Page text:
Israir’s management is considering a complete fleet change for the airline, switching to the Airbus A220! This steals a page out of AirBaltic’s book.
Israir has had an eventful few years. After getting in financial trouble (largely outside the company itself), the airline recently got new owners. They include Rami Levy, a supermarket chain owner in Israel, and other well-known investors in the country. The company’s future looks a bit safer now. And it now seems that Israir could be in for a change to an Airbus A220 fleet.
We saw something similar with AirBaltic. This airline evolved over time, first as a regional carrier in the Baltic, then changing roles, with a 737 fleet. But they kept some of their smaller aircraft alongside those Boeings. That eventually changed, when a fleet of Airbus A220-300s replaced all aircraft – and now Israir is contemplating something remarkably similar.
While AirBaltic had 737s and Q400s, Israir has A320-200s and ATR72s. Different makes and models, but very similar roles. Population size comparisons between the two regions aren’t night and day, either. Israir is probably thinking of this, and the fact that AirBaltic has been singing the praises of its new Airbus A220 fleet.
What Is Attracting Israir To The Airbus A220?
Way back when Israir’s prospective new A220 was still the Bombardier CS300, its role was to beat the Airbus A320. A change of ownership changed its name, but the plane still is what it is: about 20% more efficient, per seat, than the A320-200. That’s what Israir has now. The only fly in the ointment, is that it has fewer seats. But is that really a problem?
The A320s the airline now has, all have a single-class layout with 174 seats. The Airbus A220-300 Israir is smiling on, has 135 to 145 seats (depending on which airline you ask) with the same layout. Whether this is really a problem or not, only the airline itself knows. But even Air France is replacing its A319s and A320s with this aircraft…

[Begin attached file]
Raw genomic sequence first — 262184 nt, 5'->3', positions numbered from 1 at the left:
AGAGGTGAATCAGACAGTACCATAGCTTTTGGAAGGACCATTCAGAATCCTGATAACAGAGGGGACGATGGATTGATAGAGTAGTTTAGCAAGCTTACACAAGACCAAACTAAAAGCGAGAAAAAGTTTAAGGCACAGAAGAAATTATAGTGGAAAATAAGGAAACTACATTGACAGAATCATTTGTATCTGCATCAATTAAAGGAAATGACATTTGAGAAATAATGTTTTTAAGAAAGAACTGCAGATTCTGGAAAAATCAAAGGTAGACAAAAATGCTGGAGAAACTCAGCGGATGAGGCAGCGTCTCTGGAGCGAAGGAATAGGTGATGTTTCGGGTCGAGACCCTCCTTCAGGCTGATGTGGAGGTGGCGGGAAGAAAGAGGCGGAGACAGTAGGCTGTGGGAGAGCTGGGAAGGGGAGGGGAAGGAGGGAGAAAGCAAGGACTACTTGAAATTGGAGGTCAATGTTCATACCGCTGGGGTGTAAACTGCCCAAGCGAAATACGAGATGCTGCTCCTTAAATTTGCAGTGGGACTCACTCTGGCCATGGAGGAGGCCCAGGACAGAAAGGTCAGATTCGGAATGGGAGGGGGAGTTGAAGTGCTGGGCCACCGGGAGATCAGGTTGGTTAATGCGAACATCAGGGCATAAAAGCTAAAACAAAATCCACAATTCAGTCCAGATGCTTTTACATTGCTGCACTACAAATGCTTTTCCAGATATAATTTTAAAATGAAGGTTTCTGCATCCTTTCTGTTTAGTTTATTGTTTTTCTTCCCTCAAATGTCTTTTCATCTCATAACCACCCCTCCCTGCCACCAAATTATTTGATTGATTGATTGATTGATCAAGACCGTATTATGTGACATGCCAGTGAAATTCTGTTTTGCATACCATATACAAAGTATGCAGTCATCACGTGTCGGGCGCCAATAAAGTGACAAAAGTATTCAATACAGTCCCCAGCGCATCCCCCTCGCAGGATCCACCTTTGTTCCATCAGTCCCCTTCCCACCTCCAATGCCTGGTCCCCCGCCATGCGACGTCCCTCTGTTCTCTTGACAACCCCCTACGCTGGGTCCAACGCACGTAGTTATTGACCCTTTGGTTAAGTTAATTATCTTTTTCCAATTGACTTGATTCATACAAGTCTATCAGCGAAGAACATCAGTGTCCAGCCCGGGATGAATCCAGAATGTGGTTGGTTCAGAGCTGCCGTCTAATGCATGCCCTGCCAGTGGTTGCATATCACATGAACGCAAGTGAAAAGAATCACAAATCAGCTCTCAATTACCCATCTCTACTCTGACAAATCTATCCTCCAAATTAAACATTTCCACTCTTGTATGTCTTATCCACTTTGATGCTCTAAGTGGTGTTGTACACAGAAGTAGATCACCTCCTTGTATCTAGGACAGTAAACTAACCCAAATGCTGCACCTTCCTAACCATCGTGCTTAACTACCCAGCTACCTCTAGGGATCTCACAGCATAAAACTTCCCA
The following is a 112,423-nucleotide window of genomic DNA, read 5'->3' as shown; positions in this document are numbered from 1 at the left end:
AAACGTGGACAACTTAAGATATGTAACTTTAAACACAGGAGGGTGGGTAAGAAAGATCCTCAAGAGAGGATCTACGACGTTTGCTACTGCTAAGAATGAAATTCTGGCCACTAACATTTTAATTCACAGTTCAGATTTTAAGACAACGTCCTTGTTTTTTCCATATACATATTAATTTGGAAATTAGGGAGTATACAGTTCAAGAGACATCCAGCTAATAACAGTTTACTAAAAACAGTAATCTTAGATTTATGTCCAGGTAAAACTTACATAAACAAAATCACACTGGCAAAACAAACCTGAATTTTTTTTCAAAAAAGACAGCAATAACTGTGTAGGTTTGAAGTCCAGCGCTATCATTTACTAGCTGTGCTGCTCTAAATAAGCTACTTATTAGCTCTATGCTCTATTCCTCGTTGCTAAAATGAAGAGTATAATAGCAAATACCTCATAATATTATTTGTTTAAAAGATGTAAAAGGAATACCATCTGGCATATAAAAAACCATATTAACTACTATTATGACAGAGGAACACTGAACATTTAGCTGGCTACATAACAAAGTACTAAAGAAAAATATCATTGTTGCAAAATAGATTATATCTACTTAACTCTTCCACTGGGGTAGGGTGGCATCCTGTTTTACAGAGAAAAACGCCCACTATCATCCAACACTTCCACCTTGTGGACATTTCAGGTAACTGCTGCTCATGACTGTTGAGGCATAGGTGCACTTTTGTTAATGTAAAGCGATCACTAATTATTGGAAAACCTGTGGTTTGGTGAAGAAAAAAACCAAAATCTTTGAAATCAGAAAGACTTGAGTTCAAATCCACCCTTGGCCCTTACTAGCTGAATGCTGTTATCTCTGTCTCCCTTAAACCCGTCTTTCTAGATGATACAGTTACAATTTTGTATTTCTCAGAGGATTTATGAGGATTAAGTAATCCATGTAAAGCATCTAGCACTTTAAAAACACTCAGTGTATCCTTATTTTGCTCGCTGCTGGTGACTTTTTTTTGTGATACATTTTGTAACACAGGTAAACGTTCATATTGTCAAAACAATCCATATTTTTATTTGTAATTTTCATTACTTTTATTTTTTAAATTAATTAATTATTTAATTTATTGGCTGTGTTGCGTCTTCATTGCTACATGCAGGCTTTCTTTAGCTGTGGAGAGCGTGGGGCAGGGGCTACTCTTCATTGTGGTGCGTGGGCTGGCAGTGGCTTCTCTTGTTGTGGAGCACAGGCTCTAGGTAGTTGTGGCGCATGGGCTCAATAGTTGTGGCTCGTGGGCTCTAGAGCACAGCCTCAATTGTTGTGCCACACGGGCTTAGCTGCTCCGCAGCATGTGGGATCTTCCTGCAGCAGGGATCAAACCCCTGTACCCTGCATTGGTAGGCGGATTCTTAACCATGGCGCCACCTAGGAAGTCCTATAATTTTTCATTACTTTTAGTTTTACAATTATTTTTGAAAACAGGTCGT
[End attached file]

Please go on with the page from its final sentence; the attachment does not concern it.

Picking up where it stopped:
Of course this still leaves those ATR72s. Israir could order the Airbus A220-100, too, if they decide it’s necessary. Technically, this model isn’t as efficient as the -300, assuming both are full. But the airline performs domestic flights within the country, that could benefit from reduced capacity. Or they could readjust their operations, switching to a more ‘raw’ LCC model. Obviously having both variants isn’t really a logistical headache.
A Not Inconsiderable Current Fleet
But before we get too carried away with Israir’s prospective Airbus A220 fleet… let’s look at their current one. The airline has seven aircraft. Four are Airbus A320-200s. The other three are those ATR72s. And there are two noteworthy details, shared among all of them. Firstly, they are relatively young. Both types average at just over 10 years old.
Secondly, only two of them (one Airbus, one ATR) belong to lessors. The airline owns most of its small fleet. Given its recent financial woes, this is a big plus for the airline. It also means that they are bleeding less cash than many others out there, during the pandemic. And of course it could make Israir’s switch to new A220s, that much easier.
Israir CEO Uri Sirkis states that they updated these lease contracts with conditions allowing for a switch to Airbus A220s. The plan is to get seven A220s for its four A320s and three ATRs. He didn’t specify which Airbus A220 variant Israir would go for. The A220-300 must feature in the airline’s plans, but perhaps not exclusively so.
Speaking of lease agreements, we recently saw that Israir dry-leased simulator training, at Etihad Aviation Training, in Abu Dhabi. Etihad doesn’t have any Airbus A220 simulators, yet, for Israir. But it’s probably too early for that!
Spyros Georgilidakis has degrees in Business Enterprise and Management. He has 14 years of experience in the hospitality and travel industries, along with a passion for all-things-aviation and travel logistics. He is also an experienced writer and editor for on-line publications, and a licensed professional drone pilot.